School in Germany

It is HOT! in Europe in the moment.  It’s probably hard for you to believe while it is cold in Sydney just now.  But even their hot weather isn’t as unpleasant as our really hot Sydney summer days.

I met some Year 5 students here who wanted to know if we have “Hitzefrei” (heat-free) when it gets too hot.  At their school, if the temperature goes above 30 degrees celsius, school is canceled.  Can you imagine that?  We would hardly go to school! They can’t believe that we don’t have Hitzefrei, or how hot it gets for us.  But they were glad to hear that we have air conditioning at our school (they don’t).

The students had many questions about school, and as I showed them photos, they couldn’t believe our uniforms!

Everywhere we go, people are astounded that we have been able to pull our children out of school, as German regulations around this are very strict – the maximum extra time you can take your child out of school is 2 days, and they cannot adjoin holidays. You have to seek permission and have a very good reason!  Police go to the airports on the last day of school, and if parents can’t produce the child’s report (issued on the last day), they receive massive fines for breaking these laws.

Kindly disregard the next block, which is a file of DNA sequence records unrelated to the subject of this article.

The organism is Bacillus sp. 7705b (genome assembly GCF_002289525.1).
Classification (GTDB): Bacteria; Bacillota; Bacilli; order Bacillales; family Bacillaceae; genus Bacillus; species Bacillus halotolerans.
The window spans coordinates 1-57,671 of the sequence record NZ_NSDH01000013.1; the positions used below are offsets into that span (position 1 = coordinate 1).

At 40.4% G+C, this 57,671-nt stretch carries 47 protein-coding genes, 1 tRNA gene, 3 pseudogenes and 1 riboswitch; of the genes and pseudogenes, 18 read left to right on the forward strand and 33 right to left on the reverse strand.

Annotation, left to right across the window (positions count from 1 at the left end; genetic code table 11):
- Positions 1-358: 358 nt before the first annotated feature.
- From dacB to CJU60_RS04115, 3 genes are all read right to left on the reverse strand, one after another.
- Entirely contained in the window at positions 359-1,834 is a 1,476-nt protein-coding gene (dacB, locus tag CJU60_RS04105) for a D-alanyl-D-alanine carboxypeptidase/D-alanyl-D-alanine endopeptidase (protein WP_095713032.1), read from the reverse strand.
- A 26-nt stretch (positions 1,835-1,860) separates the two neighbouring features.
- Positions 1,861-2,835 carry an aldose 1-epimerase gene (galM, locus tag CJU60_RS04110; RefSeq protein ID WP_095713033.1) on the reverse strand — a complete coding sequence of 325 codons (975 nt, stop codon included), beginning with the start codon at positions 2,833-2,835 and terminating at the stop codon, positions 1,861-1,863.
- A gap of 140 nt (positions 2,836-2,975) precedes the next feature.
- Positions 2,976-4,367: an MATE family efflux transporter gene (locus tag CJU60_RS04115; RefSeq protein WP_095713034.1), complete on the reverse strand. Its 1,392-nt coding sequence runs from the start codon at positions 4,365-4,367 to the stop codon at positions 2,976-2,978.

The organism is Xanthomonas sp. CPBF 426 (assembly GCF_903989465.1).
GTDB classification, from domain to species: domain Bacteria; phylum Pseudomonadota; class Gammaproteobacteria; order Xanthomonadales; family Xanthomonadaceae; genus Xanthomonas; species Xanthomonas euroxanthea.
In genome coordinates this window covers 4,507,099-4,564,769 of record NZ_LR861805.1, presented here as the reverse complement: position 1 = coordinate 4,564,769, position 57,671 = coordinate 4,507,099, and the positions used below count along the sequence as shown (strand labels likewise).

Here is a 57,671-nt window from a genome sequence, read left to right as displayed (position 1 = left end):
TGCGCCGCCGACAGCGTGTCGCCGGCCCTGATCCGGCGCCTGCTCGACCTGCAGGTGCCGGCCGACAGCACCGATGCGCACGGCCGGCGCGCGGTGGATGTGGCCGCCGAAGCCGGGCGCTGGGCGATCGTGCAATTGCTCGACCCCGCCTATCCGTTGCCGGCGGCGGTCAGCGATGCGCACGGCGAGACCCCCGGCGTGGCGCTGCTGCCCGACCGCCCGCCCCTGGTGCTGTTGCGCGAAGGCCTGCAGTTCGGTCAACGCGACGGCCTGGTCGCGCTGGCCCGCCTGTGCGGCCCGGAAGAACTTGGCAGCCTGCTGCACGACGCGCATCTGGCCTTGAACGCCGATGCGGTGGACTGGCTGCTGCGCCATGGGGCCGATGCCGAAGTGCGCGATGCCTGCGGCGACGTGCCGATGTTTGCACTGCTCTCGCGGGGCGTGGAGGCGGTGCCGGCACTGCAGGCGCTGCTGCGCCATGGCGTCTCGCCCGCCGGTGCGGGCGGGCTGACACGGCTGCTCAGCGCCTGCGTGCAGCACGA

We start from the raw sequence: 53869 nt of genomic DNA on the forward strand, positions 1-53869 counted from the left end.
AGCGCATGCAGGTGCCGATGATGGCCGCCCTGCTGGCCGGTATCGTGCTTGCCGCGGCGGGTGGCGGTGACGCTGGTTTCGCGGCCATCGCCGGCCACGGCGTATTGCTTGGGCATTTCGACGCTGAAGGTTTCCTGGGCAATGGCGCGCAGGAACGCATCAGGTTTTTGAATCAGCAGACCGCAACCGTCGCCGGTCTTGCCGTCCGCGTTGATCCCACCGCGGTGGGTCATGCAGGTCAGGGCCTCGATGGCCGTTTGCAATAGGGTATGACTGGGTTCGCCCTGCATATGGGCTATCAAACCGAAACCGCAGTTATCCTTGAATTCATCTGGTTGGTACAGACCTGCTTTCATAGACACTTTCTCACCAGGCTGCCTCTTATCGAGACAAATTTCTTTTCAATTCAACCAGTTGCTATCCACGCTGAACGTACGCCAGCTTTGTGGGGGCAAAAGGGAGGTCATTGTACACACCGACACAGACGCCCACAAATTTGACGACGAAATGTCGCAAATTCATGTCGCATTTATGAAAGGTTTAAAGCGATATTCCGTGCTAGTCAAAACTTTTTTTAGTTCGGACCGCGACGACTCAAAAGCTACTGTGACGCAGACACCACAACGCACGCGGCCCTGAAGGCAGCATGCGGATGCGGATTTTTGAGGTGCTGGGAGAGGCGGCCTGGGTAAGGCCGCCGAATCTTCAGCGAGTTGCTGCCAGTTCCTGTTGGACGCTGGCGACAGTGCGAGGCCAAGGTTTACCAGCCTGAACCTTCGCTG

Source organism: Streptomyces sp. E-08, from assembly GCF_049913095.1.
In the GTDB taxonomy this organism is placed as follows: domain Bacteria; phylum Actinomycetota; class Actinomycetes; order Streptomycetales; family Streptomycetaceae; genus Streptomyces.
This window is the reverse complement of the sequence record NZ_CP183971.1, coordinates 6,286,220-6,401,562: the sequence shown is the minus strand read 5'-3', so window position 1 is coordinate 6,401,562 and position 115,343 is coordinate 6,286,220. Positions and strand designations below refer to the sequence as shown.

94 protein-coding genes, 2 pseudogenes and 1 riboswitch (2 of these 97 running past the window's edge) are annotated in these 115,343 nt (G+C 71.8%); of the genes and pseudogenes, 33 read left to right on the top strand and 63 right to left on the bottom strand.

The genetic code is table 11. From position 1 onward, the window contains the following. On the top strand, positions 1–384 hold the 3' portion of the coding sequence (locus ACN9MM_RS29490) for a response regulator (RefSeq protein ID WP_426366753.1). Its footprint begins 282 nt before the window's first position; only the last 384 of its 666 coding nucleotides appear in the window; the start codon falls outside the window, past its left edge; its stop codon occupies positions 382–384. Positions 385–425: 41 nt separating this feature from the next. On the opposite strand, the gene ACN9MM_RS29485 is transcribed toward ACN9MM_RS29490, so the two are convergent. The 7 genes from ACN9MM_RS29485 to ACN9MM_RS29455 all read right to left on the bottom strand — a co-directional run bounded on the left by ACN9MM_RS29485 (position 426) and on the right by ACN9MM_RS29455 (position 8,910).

Austria’s rules are not quite as strict as Germany’s.  They are allowed to have a maximum of 1 week out of school, and permission is sought from the Government to do this.

German children have so much more independence and much more is expected of them.  School starts by 8, and is usually finished by 11.30.  There are no casual teachers, so teachers are not replaced if a teacher is absent (at least in upper primary and high school).  Many schools put their timetable online, and students can check in the morning to see what their lessons are, and if any are canceled.  They are expected to do some work on their own, or go home and come back again. High school starts from Year 5 onwards.